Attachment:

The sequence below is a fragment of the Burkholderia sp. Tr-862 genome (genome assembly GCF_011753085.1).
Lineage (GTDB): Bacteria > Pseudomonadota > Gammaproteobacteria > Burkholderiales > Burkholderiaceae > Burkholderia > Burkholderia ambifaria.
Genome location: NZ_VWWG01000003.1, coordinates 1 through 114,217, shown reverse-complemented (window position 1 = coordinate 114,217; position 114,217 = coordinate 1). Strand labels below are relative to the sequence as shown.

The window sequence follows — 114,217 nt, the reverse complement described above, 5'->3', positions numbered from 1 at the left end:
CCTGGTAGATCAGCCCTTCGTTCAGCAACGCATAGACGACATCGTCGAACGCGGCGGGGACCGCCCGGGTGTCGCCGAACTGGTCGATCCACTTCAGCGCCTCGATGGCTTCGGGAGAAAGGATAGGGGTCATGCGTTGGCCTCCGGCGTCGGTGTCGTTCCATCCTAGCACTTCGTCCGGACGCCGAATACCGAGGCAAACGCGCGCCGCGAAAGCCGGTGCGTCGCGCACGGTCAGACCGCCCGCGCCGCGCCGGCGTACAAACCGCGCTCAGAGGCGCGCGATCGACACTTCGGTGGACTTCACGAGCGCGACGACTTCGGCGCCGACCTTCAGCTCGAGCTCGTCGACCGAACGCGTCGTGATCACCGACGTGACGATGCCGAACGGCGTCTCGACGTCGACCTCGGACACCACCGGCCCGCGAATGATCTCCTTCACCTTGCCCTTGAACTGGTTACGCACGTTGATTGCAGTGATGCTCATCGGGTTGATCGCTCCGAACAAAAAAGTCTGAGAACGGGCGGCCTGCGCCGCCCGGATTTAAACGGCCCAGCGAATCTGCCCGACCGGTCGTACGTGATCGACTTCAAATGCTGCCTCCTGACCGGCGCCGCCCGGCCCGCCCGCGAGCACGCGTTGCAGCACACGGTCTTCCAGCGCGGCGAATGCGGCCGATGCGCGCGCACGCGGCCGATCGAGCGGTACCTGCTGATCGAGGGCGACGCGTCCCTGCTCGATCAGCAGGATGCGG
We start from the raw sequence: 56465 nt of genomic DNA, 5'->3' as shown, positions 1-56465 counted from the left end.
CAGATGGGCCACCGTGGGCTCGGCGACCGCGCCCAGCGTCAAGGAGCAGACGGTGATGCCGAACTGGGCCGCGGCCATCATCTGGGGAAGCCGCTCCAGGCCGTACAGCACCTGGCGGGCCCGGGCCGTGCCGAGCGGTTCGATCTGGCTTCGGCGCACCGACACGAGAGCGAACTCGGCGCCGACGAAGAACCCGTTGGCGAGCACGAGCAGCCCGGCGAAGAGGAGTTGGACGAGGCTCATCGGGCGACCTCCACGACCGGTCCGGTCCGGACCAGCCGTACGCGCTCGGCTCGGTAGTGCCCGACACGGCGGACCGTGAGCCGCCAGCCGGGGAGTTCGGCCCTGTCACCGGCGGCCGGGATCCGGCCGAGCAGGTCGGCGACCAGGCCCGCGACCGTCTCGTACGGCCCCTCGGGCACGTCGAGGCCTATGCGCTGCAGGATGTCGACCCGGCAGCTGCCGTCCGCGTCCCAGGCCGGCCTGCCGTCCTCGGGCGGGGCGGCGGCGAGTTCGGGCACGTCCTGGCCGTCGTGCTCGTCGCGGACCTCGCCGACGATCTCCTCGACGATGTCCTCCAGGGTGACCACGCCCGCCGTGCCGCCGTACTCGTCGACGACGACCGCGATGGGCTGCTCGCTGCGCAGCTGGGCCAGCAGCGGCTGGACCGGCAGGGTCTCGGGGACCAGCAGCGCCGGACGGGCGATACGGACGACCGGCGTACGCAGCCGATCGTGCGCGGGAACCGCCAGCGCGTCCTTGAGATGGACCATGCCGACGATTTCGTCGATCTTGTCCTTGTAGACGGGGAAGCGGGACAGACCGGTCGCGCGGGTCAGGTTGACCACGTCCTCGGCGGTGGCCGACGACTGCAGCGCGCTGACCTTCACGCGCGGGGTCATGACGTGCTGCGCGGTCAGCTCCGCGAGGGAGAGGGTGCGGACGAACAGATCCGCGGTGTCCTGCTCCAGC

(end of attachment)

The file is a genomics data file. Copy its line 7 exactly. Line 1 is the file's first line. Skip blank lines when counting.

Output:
CAGATGGGCCACCGTGGGCTCGGCGACCGCGCCCAGCGTCAAGGAGCAGACGGTGATGCCGAACTGGGCCGCGGCCATCATCTGGGGAAGCCGCTCCAGGCCGTACAGCACCTGGCGGGCCCGGGCCGTGCCGAGCGGTTCGATCTGGCTTCGGCGCACCGACACGAGAGCGAACTCGGCGCCGACGAAGAACCCGTTGGCGAGCACGAGCAGCCCGGCGAAGAGGAGTTGGACGAGGCTCATCGGGCGACCTCCACGACCGGTCCGGTCCGGACCAGCCGTACGCGCTCGGCTCGGTAGTGCCCGACACGGCGGACCGTGAGCCGCCAGCCGGGGAGTTCGGCCCTGTCACCGGCGGCCGGGATCCGGCCGAGCAGGTCGGCGACCAGGCCCGCGACCGTCTCGTACGGCCCCTCGGGCACGTCGAGGCCTATGCGCTGCAGGATGTCGACCCGGCAGCTGCCGTCCGCGTCCCAGGCCGGCCTGCCGTCCTCGGGCGGGGCGGCGGCGAGTTCGGGCACGTCCTGGCCGTCGTGCTCGTCGCGGACCTCGCCGACGATCTCCTCGACGATGTCCTCCAGGGTGACCACGCCCGCCGTGCCGCCGTACTCGTCGACGACGACCGCGATGGGCTGCTCGCTGCGCAGCTGGGCCAGCAGCGGCTGGACCGGCAGGGTCTCGGGGACCAGCAGCGCCGGACGGGCGATACGGACGACCGGCGTACGCAGCCGATCGTGCGCGGGAACCGCCAGCGCGTCCTTGAGATGGACCATGCCGACGATTTCGTCGATCTTGTCCTTGTAGACGGGGAAGCGGGACAGACCGGTCGCGCGGGTCAGGTTGACCACGTCCTCGGCGGTGGCCGACGACTGCAGCGCGCTGACCTTCACGCGCGGGGTCATGACGTGCTGCGCGGTCAGCTCCGCGAGGGAGAGGGTGCGGACGAACAGATCCGCGGTGTCCTGCTCCAGC